It is preferred to employ the unsaturated alkyd and the ethylenically unsaturated monomer in approximately the same amounts. When an excess amount of the monomer is employed, the curability of the resin is impaired. When an excess amount of the unsaturated alkyd is employed, the resin is not completely cured. However, the ratio of the unsaturated alkyd to the ethylenically unsaturated monomer is not critical in the present invention.

In the present invention, ethylenically unsaturated monomers other than those described above may be used, provided that the monomers polymerizes with the double bond in the unsaturated alkyd. In other words, since the reaction of the unsaturated alkyd with the ethylenically unsaturated monomer was publicly known, any of the known ethylenically unsaturated monomers which react with the unsaturated alkyd may be used.

The term "alkyl" as used herein and in the appended claims designates a straight- or branched-chain radical, such as, for example, methyl, ethyl, propyl, isopropyl, butyl, tert-butyl pentyl, hexyl, heptyl, octyl, nonyl, decyl, tetradecyl, pentadecyl, hexadecyl, heptadecyl, octadecyl, or nonadecyl, including the various homologues and isomers. The term "alkenyl" designates a straight- or branched-chain hydrocarbon having a double bond having --Cn H2n --1, such as, for example, vinyl, allyl, C4 H7 --, C5 H9 -- or C6 H11 --, including the various homologues and isomers.

The amide compounds of the present invention are known or commercially available. The preferred compounds are those corresponding to the formula ##STR5## wherein R1 is H, vinyl or methyl and R2 is H and R3 is H, methylol or C1 -C6 alkyl.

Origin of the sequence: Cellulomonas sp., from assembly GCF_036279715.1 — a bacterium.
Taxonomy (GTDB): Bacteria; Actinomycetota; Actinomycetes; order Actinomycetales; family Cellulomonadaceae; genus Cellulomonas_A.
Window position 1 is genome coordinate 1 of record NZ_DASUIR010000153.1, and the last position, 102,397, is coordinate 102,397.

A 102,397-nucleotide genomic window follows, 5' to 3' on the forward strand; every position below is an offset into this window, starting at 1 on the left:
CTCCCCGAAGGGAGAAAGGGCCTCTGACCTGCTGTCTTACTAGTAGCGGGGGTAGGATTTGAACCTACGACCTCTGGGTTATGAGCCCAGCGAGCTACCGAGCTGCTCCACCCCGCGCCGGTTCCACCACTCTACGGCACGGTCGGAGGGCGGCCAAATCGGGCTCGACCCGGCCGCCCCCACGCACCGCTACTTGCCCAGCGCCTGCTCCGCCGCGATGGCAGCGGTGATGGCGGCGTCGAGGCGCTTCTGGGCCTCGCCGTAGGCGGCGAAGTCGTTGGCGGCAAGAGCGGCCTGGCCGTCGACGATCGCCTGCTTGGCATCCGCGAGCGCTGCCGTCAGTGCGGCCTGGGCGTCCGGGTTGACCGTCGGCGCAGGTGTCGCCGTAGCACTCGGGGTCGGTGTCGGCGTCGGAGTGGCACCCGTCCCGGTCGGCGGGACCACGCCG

Representative examples of the amide compounds corresponding to the formula include formamide, acetamide, propionic acid amide, acryl amide, valeric acid amide, capronamide, oleic acid amide, N-methylol formamide, N-methylol acetamide, N-methylol propionic acid amide, N-methylol acryl amide, N-methylol valeric acid amide, N-methylol capronamide, N-methylol oleic acid amide, N,N-dimethylol formamide, N,N-dimethylol acetamide, N,N-dimethylol propionic acid amide, N,N-dimethylol acryl amide, N,N-dimethylol valeric acid amide, N,N-dimethylol captonamide, N,N-dimethylol oleic acid amide, N-methyl formamide, N-methyl acetamide, N-methyl propionic acid amide, N-methyl acryl amide, N-methyl valeric acid amide, N-methyl capronamide, N-methyl oleic acid amide, N,N-dimethyl formamide, N,N-dimethyl acetamide, N,N-dimethyl propionic acid amide, N,N-dimethyl acryl amide, N,N-dimethyl valeric acid amide, N,N-dimethyl capronamide, N,N-dimethyl oleic acid amide, caprolactam, N,N-dimethyl formamide, N-methylol acetamide, N-methylol formamide, N,N-dimethyl acetamide.